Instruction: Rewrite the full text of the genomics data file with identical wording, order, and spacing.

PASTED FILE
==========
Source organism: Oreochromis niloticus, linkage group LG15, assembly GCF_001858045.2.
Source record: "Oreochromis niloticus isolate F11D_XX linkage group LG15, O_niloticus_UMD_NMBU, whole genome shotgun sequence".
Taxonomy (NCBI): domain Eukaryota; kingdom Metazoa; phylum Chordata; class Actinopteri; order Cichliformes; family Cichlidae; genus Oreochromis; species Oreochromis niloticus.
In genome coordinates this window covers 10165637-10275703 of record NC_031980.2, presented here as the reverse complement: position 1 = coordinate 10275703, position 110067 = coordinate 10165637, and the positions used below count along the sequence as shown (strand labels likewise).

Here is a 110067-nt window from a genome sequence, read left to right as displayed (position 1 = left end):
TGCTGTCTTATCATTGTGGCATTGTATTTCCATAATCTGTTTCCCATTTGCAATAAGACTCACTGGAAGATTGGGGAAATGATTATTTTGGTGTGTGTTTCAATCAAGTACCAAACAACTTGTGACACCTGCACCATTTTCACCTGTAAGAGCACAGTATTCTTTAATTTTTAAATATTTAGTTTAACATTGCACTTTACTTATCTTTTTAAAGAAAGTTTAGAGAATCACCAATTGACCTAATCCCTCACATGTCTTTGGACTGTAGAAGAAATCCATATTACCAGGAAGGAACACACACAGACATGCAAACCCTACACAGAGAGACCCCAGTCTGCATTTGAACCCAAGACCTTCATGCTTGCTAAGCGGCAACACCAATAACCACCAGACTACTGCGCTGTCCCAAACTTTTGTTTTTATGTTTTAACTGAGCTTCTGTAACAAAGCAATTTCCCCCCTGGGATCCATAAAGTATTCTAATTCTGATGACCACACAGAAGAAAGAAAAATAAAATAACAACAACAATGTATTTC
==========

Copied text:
Source organism: Oreochromis niloticus, linkage group LG15, assembly GCF_001858045.2.
Source record: "Oreochromis niloticus isolate F11D_XX linkage group LG15, O_niloticus_UMD_NMBU, whole genome shotgun sequence".
Taxonomy (NCBI): domain Eukaryota; kingdom Metazoa; phylum Chordata; class Actinopteri; order Cichliformes; family Cichlidae; genus Oreochromis; species Oreochromis niloticus.
In genome coordinates this window covers 10165637-10275703 of record NC_031980.2, presented here as the reverse complement: position 1 = coordinate 10275703, position 110067 = coordinate 10165637, and the positions used below count along the sequence as shown (strand labels likewise).

Here is a 110067-nt window from a genome sequence, read left to right as displayed (position 1 = left end):
TGCTGTCTTATCATTGTGGCATTGTATTTCCATAATCTGTTTCCCATTTGCAATAAGACTCACTGGAAGATTGGGGAAATGATTATTTTGGTGTGTGTTTCAATCAAGTACCAAACAACTTGTGACACCTGCACCATTTTCACCTGTAAGAGCACAGTATTCTTTAATTTTTAAATATTTAGTTTAACATTGCACTTTACTTATCTTTTTAAAGAAAGTTTAGAGAATCACCAATTGACCTAATCCCTCACATGTCTTTGGACTGTAGAAGAAATCCATATTACCAGGAAGGAACACACACAGACATGCAAACCCTACACAGAGAGACCCCAGTCTGCATTTGAACCCAAGACCTTCATGCTTGCTAAGCGGCAACACCAATAACCACCAGACTACTGCGCTGTCCCAAACTTTTGTTTTTATGTTTTAACTGAGCTTCTGTAACAAAGCAATTTCCCCCCTGGGATCCATAAAGTATTCTAATTCTGATGACCACACAGAAGAAAGAAAAATAAAATAACAACAACAATGTATTTC